2010 April 19 - Ann's quilt is hand quilted and finished - 20 months after starting.  She had help from her sister Dorine and her mother Marian among others.

2010 May 28 - I finished my top approximately 21 months after starting.

2010 May 9 - Mom's quilt is hand quilted and finished - 21 months after starting.  She quilted it by herself.

I began quilting mine on June 20, 2010 and had to take it off the frames with one border left in November 2010.  Mom even came and helped me quilt a couple of days.  I quilted on it for 5 months.  I had a commission quilt that needed hand quilted so I bumped it ahead of Dorinda.  It took mom all of 1 week to finish it for me.

2011 February - Marie's finished and hand quilted - 2 and 1/2 years after starting.

Ann and Marie's sister, Dorine, did not make the Sunburst quilt with us, but she did re-make one of Dorinda's quilts.  It is shown below.

Several years back the five of us traveled to Southern Utah to Pine Valley where Dorinda lived the end of her life.  We found the church where Dorinda attended and her grave.  It was a most meaningful and memorable trip.


  1. Deana, Congrats on finishing your beautiful Dorinda quilt. It is amazing! I will always cherish the quilt journey we had while working on our Dorinda quilts. It was a great bonding time for us and also a time to learn new skills and cement our love of quilting. Thanks for your well done blog entry and your encouragement to all of us.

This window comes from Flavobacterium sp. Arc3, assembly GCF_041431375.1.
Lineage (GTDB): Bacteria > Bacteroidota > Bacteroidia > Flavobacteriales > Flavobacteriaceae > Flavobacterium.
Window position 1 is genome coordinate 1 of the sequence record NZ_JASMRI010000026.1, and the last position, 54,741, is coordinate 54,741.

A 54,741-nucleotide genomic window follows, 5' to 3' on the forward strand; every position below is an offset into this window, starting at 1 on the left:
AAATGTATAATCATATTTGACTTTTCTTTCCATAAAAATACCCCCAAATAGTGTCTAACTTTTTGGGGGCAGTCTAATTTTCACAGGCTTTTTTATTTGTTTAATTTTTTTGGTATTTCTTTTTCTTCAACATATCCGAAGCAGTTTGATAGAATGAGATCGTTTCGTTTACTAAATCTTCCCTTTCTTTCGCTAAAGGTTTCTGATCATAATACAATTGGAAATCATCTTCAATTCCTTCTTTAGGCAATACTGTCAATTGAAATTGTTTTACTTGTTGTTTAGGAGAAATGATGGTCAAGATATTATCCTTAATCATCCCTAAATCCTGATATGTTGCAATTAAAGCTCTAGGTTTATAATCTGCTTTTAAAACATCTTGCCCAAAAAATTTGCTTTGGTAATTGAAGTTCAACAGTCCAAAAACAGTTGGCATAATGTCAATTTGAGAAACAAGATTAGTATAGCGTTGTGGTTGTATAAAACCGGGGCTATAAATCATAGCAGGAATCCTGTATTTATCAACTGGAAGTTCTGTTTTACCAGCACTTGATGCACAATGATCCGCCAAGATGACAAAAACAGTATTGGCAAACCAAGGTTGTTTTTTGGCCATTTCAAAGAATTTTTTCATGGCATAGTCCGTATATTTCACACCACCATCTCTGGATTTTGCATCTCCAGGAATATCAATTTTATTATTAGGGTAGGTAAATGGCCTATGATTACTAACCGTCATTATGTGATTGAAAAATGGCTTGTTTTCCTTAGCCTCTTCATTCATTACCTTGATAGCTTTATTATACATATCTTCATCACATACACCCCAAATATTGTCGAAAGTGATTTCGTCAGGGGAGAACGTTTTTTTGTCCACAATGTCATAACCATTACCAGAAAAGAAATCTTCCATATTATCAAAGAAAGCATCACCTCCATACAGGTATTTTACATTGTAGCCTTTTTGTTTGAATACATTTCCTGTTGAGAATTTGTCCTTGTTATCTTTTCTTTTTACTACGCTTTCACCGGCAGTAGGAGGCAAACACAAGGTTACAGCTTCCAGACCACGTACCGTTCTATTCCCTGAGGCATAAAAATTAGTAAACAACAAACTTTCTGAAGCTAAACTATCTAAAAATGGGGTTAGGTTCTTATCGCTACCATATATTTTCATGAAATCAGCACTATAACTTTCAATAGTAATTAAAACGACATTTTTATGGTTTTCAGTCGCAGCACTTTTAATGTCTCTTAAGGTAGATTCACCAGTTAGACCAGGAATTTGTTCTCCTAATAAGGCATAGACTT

2. Oh what an amazing story. This read along journey over the years is a beautiful one and should be treasured. How fantastic to unite a family like this. Beautifullllll

  3. Oh, what a wonderful story - how nice that you were able to do this, and each in your own way! They are all beautiful!

  4. Oh what a trip down memory lane. I am in tears!! What fun times we had working on this project!!!
    Your quilt is amazing. I love your quilting designs. I really sets it off.
    I am in the process of quilting the Pine Tree for my granddaughter, Melissa. Hope to be able to post it soon.

  5. Deana, I have thrills running up and down my back and tears in my eyes reading this. What you all did is simply incredible! Each of you are surely amazing women and are to be congratulated! What a journey! Your quilt is so stunning just to look at it, but knowing the story behind it makes it a jewel beyond price!

  6. Wow! I would be impressed if ONE family member re-created Dorinda's quilt, but that so many of your did and that, as a family, you took on more than one pattern is nothing short of breathtaking!

  7. Love the family photos pieced into that one border! I plan to do that with a pattern I found about a year ago....put photos of the women in my family starting with my great grandmothers. You can see some of the documentation of some of the quilt in my collection by googling Quilt History Reports. I don't actually make quilts very often but I did reproduce a 1876 Centennial quilt with 74 different patterns in it along with 17 other quilters here in the Pacific Northwest. They all hung as a juried exhibit at the Houston IQF in October 2018 and Chicago's IQF in March 2019. It took me 3 years to make that thing!!! But I am so glad I did it. Keep up the good work!